Chinese telecom companies test Biden administration on Day One

China’s three largest telecommunications operators have asked the New York Stock Exchange to reverse its recent decision to have them delisted, and their timing suggests that the state-owned telcos are testing how beholden the administration of U.S. President Joe Biden will be to its predecessor’s China policy.

The announcements from China Mobile, China Telecom and China Unicom appeared separately on the website of the Hong Kong Stock Exchange, where they are listed, before trading began on Thursday. Even though the disclosures were made separately, the content of each was nearly identical, indicating that the requests were made in concert.

The companies said in their statements that they have filed written requests to review the NYSE’s decision earlier this month to delist them.

In nearly identical wording, the statements say each company has “complied strictly with the laws and regulations, market rules as well as regulatory requirements of its listing venues, and has been operating in accordance with laws and regulations.” The only difference is that China Telecom says it has “strictly complied.”

The telcos are key listed subsidiaries of China’s three so-called central companies, which comprise less than 100 elite state-owned conglomerates controlled directly by the central government’s Assets Supervision and Administration Commission, or SASAC. Their parent companies, which carry similar names as the listed subsidiaries, all are 100% owned by SASAC.

Peng Huagang, the secretary-general and a spokesperson of SASAC, stated publicly in Beijing on Tuesday that the commission and the central companies will continue to “uphold socialism with Chinese characteristics under Xi Jinping’s new era as a guidance” in 2021.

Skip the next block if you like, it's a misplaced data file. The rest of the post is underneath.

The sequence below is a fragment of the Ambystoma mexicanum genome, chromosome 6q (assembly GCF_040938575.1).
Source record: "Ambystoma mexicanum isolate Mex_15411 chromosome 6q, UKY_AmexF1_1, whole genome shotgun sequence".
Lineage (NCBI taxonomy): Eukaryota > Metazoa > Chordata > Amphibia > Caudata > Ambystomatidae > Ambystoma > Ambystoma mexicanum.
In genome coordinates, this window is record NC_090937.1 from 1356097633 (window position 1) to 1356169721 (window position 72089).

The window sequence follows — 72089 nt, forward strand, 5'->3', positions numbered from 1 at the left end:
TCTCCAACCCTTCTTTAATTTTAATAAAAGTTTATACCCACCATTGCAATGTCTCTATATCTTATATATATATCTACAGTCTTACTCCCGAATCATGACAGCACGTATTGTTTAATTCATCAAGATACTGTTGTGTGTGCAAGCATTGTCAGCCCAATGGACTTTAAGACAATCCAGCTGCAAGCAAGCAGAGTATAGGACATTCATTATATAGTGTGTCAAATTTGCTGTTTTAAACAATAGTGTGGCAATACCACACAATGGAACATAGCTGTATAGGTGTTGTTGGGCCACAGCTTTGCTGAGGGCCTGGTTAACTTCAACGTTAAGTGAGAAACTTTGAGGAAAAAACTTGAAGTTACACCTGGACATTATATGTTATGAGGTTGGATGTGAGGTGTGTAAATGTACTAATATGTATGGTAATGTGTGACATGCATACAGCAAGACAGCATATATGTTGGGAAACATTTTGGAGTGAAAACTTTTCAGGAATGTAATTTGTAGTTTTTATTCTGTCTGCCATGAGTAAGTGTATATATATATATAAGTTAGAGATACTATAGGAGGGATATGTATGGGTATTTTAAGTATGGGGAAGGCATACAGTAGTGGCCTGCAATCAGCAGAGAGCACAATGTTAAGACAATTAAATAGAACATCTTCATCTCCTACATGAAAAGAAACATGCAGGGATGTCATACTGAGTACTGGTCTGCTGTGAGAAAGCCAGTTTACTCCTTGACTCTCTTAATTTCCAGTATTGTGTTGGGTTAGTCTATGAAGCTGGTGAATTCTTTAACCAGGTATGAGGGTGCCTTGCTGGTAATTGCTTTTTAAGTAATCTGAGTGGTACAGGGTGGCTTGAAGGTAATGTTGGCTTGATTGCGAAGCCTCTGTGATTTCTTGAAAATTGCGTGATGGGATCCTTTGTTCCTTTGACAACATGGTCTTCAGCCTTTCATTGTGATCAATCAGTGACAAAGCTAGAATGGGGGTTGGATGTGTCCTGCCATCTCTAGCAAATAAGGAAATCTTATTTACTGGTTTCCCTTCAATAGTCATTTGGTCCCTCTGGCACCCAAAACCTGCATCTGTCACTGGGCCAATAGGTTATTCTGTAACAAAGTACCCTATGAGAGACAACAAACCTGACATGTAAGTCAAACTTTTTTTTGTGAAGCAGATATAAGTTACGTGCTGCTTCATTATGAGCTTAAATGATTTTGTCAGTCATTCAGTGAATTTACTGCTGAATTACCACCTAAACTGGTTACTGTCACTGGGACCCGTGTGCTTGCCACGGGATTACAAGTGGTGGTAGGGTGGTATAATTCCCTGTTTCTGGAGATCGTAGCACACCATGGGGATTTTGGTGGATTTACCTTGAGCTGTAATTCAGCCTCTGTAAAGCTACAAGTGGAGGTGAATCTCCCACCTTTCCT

The carriers’ requests followed a sanction list against U.S. government officials issued by the Chinese Foreign Ministry in Beijing early Thursday, just as Biden took the oath of office. The ministry named 28 individuals, including former Secretary of State Mike Pompeo, who it said have “severely infringed on Chinese sovereignty.”

The individuals, along with their family members, are now banned from entering China, including Hong Kong and Macao, while companies and organizations affiliated with them are restricted from making contact or doing business with China. The statement was short on details, and it is not clear how far those family members and affiliated entities extend.

The decision to delist the three telcos came after dramatic U-turns by the NYSE, which eventually decided to go ahead with the action; the delistings took effect on Jan. 11. The call to delist was once reversed, only to be reinforced days later. Trading in the shares is now suspended.

The delistings were based on the interpretation of an executive order issued in November by then-President Donald Trump, barring American individuals from investing in publicly traded companies that are deemed to be connected with the Chinese military.

In another test for Biden and the NYSE, China’s largest e-cigarette maker, RLX Technology, will price its initial public offering later today, according to a person familiar with the deal. The company, which is backed by the Chinese arm of U.S. fund Sequoia Capital, plans to raise as much as $1.2 billion.

The latest developments could be a touchstone for the Biden administration’s handling of the China policy laid out by Trump, one many experts see as an overall framework that generally will remain unchanged.

“I am deeply pessimistic about the future of U.S.-China relations,” Evan A. Feigenbaum, vice president for studies at the Carnegie Endowment for International Peace, said last week in an online forum with scholars from the University of Virginia and Fudan University in China. Feigenbaum believes the legacy of “securitization of all aspects” will be bequeathed by the Trump administration, with “cheering from both Republicans and Democrats.”

“If the theory of the case was that economic integration will mitigate security competition … actually the reverse has happened,” he said. “Not only that security concern is getting worse, but the security is now bleeding back into economics.”

The carriers are at the heart of the security debate. “The company will continue to pay close attention to the development of related matters,” the three said identically in their separate statements.

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